Ref: Pro/Am Dancer is "Dancing with the Stars" Again After Stem Cell Therapy in Panama

In the study, mice sustaining fractures that commonly lead to arthritis were treated with MSCs. "The stem cells were able to prevent post-traumatic arthritis," said Farshid Guilak, Ph.D., director of orthopaedic research at Duke and senior author of the study.

The study was published on August 10 in Cell Transplantation.

Lead author Brian Diekman, Ph.D said the scientists observed markers of inflammation and noted that the stem cells affected the joint's inflammatory environment following injury.

"The stem cells changed the levels of certain immune factors, called cytokines, and altered the bone healing response," stated Diekman.

The Duke team used mesenchymal stem cells isolated from bone marrow. Bone marrow stem cells are very rare; making isolation difficult and requiring that the isolated cells be cultured in the lab under low-oxygen conditions.

"We found that by placing the stem cells into low-oxygen conditions, they would grow more rapidly in culture so that we could deliver enough of them to make a difference therapeutically," Diekman said.

A richer source of mesenchymal cells is adipose (fat) tissue. Therapeutic doses of MSCs are routinely harvested from fat tissue and do not require culturing in the lab. However, it does takes 5 five days to thoroughly test the adipose cell samples for aerobic bacteria, anaerobic bacteria and endotoxins.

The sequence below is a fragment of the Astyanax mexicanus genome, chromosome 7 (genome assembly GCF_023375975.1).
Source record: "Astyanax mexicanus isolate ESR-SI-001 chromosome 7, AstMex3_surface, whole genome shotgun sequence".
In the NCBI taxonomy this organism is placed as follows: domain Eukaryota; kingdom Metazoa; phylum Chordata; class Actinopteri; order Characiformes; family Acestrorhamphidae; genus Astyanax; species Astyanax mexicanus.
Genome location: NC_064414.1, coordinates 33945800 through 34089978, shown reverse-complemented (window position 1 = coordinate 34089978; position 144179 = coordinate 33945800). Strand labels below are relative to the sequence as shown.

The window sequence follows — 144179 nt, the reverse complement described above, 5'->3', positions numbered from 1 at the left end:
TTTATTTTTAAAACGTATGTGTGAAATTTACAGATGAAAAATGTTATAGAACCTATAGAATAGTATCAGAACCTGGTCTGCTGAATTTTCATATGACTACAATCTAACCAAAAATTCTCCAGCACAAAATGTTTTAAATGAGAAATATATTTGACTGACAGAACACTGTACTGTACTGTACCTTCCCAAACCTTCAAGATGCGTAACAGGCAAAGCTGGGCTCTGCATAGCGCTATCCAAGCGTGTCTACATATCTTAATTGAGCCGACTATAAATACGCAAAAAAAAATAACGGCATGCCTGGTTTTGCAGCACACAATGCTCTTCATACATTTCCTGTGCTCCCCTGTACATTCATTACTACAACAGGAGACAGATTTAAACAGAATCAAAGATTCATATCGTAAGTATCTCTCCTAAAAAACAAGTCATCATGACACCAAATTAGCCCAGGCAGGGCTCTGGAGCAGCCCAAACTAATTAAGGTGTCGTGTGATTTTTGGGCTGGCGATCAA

Ref: Stem Cell Therapy for Osteoarthritis

Wednesday, August 8, 2012

Jorge Paz MD – Adult Stem Cell Therapy for Arthritis, Sports Injury, and Autoimmune Diseases (Part 2 of 3) || Video

Stem Cell Institute Spring Seminar 2012
Gilbert, AZ

Stem cell Treatment protocol for autoimmune diseases such as rheumatoid arthritis. Why stem cells must be administered systemically for autoimmune diseases. Dr. Paz elaborates on the disadvantages of same-day fat-derived stem cell treatments. He presents the scientific rationale for treating rheumatoid arthritis (RA) with fat-derived stem cells along with a published case report including patient video. Presentation of similarities between MS and RA and how MS is treated with a combination of human umbilical cord-derived stem cells and adiopose stem cells. Dr. Paz discusses why MS treatment includes umbilical cord-derived stem cells.

Jorge Paz, MD is the Medical Director at the Stem Cell Institute in Panama City, Panama

More information at

Thursday, August 2, 2012

Jorge Paz, MD - Adult Stem Cell Therapy for Arthritis, Sports Injury, and Autoimmune Diseases || Part 1 of 3

Stem Cell Institute Spring Seminar 2012
Gilbert, AZ

Dr. Paz discusses his internal medicine background in New York and Texas, and how he got involved with stem cell treatments in Panama. Dr. Paz highlights why licensing, technology and quality control make the Stem Cell Institute in Panama different from other clinics around the world. He touches on why same-day fat-derived stem cell treatments in the US are less than ideal. Dr. Paz concludes part 1 by discussing several US universities with which the Stem Cell Institute has collaborated on research.

Jorge Paz, MD is the Medical Director at the Stem Cell Institute in Panama City, Panama

More information at